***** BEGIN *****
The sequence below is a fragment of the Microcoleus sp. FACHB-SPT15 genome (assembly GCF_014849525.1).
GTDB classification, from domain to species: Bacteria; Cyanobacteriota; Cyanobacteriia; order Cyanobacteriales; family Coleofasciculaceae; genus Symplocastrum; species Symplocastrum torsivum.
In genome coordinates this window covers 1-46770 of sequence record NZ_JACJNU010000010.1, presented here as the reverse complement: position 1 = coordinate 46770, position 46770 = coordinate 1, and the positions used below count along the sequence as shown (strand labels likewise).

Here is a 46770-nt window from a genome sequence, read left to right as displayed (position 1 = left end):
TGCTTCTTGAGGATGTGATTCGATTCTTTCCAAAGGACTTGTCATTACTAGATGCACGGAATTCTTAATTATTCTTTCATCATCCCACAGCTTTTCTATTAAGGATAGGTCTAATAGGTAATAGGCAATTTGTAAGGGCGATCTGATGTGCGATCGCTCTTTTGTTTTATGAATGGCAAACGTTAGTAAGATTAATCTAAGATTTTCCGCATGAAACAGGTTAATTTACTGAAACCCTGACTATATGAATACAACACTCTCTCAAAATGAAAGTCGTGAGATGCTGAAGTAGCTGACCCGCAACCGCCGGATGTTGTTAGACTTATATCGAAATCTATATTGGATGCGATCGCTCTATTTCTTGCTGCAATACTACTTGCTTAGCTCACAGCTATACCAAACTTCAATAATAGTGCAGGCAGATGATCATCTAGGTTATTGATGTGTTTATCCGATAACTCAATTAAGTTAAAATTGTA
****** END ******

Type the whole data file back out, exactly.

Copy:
The sequence below is a fragment of the Microcoleus sp. FACHB-SPT15 genome (assembly GCF_014849525.1).
GTDB classification, from domain to species: Bacteria; Cyanobacteriota; Cyanobacteriia; order Cyanobacteriales; family Coleofasciculaceae; genus Symplocastrum; species Symplocastrum torsivum.
In genome coordinates this window covers 1-46770 of sequence record NZ_JACJNU010000010.1, presented here as the reverse complement: position 1 = coordinate 46770, position 46770 = coordinate 1, and the positions used below count along the sequence as shown (strand labels likewise).

Here is a 46770-nt window from a genome sequence, read left to right as displayed (position 1 = left end):
TGCTTCTTGAGGATGTGATTCGATTCTTTCCAAAGGACTTGTCATTACTAGATGCACGGAATTCTTAATTATTCTTTCATCATCCCACAGCTTTTCTATTAAGGATAGGTCTAATAGGTAATAGGCAATTTGTAAGGGCGATCTGATGTGCGATCGCTCTTTTGTTTTATGAATGGCAAACGTTAGTAAGATTAATCTAAGATTTTCCGCATGAAACAGGTTAATTTACTGAAACCCTGACTATATGAATACAACACTCTCTCAAAATGAAAGTCGTGAGATGCTGAAGTAGCTGACCCGCAACCGCCGGATGTTGTTAGACTTATATCGAAATCTATATTGGATGCGATCGCTCTATTTCTTGCTGCAATACTACTTGCTTAGCTCACAGCTATACCAAACTTCAATAATAGTGCAGGCAGATGATCATCTAGGTTATTGATGTGTTTATCCGATAACTCAATTAAGTTAAAATTGTA